b) Ted not being there. Can't say his absence made it more attractive. But it wasn't a deciding factor. That said, I'm not convinced by the arguments that we should completely disregard who the speakers are. God has gifted certain men with extraordinary teaching and preaching ability. That's just fact. And I don't think I should feel too guilty about taking who is speaking into consideration when I'm putting my signature on my conference payment and flight ticket. That is not a criticism of any preacher, but rather a recognition that not all of us have the same ability. Nor do I think this is exactly the same as the party spirit evident in Corinthians.

I might also add at this point that it did not help that Banner did not tell us who was speaking on their official web site etc. ever, in fact even after the fact Ted Donnelly is still listed as the main speaker???? So was I going to pay for a flight, train, bus and there be no one taking 3 or 4 sessions.

c) NWA...doubt it...as Jonathan says its a different beast (in more ways than cost). I would never dream of going (no offence to NWA).

d)Holidays? Not over here. It's this week and next over here.

e) Does it need modernised?...T4G?...oh please no.

f) Psalter? Last year they sung hardly any psalms.

g) Some other reason? Yes. The elephant in the room I think is that there are big theological shift in 'reformed' evangelicalism that "may" have contributed....new covenant theology, anti-sabbatarianism, openness to charimata, desire for modern "vibrant" worship (maybe NWA is a factor after all?) etc.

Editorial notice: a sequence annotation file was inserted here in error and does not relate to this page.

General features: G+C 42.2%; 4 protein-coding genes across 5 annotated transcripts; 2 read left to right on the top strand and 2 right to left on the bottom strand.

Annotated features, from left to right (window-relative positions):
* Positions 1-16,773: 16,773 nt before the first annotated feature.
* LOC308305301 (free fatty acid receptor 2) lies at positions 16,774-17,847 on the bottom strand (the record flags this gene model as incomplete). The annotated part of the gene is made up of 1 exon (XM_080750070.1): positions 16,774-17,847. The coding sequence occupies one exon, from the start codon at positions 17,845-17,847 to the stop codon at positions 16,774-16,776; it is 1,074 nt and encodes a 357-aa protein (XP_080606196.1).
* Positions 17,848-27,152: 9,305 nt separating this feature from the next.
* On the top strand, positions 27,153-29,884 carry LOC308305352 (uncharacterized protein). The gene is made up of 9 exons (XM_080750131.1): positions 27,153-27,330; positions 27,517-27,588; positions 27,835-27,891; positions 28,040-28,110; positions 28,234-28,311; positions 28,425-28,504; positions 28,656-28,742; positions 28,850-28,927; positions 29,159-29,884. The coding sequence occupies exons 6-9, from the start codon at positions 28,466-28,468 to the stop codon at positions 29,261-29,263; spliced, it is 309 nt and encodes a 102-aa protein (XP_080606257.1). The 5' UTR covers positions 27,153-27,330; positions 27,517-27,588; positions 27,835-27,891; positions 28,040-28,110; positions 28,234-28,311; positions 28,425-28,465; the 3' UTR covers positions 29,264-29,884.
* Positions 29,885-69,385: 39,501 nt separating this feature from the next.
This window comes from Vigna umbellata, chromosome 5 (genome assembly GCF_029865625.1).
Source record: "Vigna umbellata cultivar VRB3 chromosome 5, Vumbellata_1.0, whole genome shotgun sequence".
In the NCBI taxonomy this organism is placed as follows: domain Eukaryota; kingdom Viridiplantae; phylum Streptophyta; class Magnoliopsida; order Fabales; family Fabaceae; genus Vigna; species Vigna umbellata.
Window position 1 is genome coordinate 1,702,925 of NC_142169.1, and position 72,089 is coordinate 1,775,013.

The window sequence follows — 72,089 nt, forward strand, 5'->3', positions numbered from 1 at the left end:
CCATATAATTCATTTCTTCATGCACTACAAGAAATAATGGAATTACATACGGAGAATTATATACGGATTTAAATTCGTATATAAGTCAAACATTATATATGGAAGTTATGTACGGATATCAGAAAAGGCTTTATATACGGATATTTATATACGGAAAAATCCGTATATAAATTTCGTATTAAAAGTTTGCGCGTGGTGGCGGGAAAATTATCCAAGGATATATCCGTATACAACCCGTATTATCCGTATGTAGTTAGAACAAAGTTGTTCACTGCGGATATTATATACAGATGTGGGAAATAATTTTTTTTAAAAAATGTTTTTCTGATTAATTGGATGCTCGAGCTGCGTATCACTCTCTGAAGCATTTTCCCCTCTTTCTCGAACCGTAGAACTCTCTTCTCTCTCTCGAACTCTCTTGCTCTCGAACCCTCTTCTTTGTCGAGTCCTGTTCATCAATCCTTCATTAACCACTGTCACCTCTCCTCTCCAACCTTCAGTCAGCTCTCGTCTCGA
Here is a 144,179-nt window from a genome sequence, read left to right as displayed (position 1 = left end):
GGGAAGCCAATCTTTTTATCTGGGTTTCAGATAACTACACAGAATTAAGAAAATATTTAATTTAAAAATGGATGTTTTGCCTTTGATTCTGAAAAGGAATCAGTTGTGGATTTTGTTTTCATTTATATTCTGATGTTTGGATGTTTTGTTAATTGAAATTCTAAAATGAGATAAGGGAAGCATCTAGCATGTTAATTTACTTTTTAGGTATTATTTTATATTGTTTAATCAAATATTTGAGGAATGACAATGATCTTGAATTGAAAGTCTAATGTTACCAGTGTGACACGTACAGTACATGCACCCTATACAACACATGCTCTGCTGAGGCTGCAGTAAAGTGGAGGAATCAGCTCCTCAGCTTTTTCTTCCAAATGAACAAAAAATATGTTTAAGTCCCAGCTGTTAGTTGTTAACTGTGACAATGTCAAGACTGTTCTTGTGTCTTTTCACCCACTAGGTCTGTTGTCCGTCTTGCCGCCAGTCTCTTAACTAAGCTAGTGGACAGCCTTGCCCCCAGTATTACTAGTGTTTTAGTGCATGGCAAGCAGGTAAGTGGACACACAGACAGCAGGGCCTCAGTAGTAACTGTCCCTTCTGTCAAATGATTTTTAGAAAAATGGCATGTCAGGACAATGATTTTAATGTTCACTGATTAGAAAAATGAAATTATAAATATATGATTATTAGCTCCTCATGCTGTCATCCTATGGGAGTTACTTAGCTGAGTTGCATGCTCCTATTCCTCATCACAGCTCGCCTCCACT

Just some thoughts.

Paul Wallace
MRBC Northern Ireland

Graham said...

Jonathan, buy it or not, it's a fact that NWA is now a massive fixture on the Conservative Evangelical calendar (if there is such a thing...) in this country.

Ben, i don't think your somewhat patronising comment towards NWA helps anything.

Let's just thank God for blessing this country with such an abundance of true Gospel preaching, even if they could work on the scheduling a bit better.

Jonathan Hunt said...

Graham

I didn't find Ben's comment patronising, rather a confirmation of mine. Banner and NWA do not compare in any way. One is a minister's conference, one isn't. And I have attended NWA so I don't speak from ignorance (for once!)

I will say this - NWA represents a much broader evangelicalism than Banner, so for example you would find Liam Goligher or Garry Williams speaking at both events, but you wouldn't find other big name speakers from NWA at Banner because they do not hold the same views of Covenant Theology, etc.

Your comment about 'conservative evangelicalism' made me smile. It must be pretty broad these days - many who call themselves conservative evangelicals would never go to NWA because they would never accept the style of worship and, as I have said in another place, would never accept the way that at NWA, Sunday is 'just another day' like any other.